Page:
Dante Alighieri’s “Inferno”, only one part of the Divine Comedy though hailed by many as the most compelling of the three canticas, deserves to be called a literary classic because it is not only an exceptional example of classical literary horror, but it is also a representation of how medieval people envision hell. It is a blend of grotesque monsters and historical figures whose binding tie is sin in its many forms.
Alighieri invites the reader to enter the nine circles of hell; the deeper the circle, the more serious the sin. Unlike most contemporary horror that showcase graphic violence wrought by horrifying monsters or a more intellectual and atmospheric environment, Alighieri attempts to create horror that is both gruesome and intelligently peopled by real historical people and real sins. Moreover, the reader can almost believe his version of what hell’s landscape is like.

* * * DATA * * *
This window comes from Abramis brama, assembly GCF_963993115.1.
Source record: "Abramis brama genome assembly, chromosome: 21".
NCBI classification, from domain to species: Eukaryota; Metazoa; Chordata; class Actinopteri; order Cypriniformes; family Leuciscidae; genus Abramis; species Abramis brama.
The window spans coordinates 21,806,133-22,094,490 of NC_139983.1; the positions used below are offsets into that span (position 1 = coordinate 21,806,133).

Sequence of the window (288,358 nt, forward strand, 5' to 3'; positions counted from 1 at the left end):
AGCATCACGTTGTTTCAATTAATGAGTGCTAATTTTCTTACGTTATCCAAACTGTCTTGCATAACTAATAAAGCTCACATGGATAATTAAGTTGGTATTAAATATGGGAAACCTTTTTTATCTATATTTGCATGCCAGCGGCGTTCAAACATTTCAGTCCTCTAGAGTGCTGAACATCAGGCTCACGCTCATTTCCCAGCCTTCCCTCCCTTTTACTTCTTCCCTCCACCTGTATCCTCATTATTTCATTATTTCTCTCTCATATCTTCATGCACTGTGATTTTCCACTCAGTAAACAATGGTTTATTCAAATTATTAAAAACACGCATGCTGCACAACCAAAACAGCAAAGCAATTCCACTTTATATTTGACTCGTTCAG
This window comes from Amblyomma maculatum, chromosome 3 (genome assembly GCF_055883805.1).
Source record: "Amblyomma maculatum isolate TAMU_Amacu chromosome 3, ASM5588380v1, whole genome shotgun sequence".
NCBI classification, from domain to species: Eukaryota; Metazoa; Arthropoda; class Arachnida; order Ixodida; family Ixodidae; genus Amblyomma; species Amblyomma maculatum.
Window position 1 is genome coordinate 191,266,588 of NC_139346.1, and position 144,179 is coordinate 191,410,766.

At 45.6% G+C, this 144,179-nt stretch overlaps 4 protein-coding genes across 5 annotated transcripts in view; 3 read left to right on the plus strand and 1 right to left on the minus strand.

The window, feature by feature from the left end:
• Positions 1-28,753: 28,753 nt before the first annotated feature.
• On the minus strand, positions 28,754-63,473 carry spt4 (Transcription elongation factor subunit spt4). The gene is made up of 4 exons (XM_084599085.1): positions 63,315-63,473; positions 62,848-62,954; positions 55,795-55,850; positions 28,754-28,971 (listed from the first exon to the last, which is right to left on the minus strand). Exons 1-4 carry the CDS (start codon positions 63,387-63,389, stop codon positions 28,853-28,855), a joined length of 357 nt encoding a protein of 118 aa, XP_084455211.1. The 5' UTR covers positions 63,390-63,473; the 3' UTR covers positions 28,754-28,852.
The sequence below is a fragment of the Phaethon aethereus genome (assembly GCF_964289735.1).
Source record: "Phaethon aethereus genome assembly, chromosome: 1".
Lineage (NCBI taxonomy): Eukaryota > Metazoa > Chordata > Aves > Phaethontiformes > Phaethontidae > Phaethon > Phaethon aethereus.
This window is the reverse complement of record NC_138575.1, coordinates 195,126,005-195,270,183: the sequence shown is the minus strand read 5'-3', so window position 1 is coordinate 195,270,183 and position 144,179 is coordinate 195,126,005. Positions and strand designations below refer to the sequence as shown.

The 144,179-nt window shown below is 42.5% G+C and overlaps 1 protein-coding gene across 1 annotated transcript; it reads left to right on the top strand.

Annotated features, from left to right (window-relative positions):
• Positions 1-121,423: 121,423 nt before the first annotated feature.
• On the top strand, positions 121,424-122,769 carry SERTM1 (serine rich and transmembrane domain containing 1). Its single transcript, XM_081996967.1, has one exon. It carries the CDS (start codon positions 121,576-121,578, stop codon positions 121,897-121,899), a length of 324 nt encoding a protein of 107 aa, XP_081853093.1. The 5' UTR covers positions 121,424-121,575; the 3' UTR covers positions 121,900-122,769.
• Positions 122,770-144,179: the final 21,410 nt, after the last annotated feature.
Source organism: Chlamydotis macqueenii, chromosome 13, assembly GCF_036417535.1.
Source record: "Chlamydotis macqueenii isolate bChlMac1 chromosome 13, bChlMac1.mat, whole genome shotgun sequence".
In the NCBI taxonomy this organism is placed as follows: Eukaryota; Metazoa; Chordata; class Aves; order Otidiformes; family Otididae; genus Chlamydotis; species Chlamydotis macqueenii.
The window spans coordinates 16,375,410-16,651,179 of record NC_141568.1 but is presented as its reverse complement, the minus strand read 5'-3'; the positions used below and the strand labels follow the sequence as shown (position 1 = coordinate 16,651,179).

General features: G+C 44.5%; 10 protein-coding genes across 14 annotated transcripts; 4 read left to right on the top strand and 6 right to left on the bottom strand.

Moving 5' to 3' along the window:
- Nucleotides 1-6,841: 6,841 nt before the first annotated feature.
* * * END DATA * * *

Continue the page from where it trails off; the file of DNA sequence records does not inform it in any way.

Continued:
The Inferno explores the edge of limbo to the innermost circle of the Malebolge. In each step of the journey, depictions of suffering bring the reader to an awareness of base human desires making him or her face the reality that people help create the nine circles of hell by living sinfully. A piece of literature that is still remembered after more than 700 years must be considered a literary classic representing a genre that may not receive as many praises as others. Though a classic piece that touches on views of the Christian afterlife, true to its horror genre “Inferno” still shocks and frightens.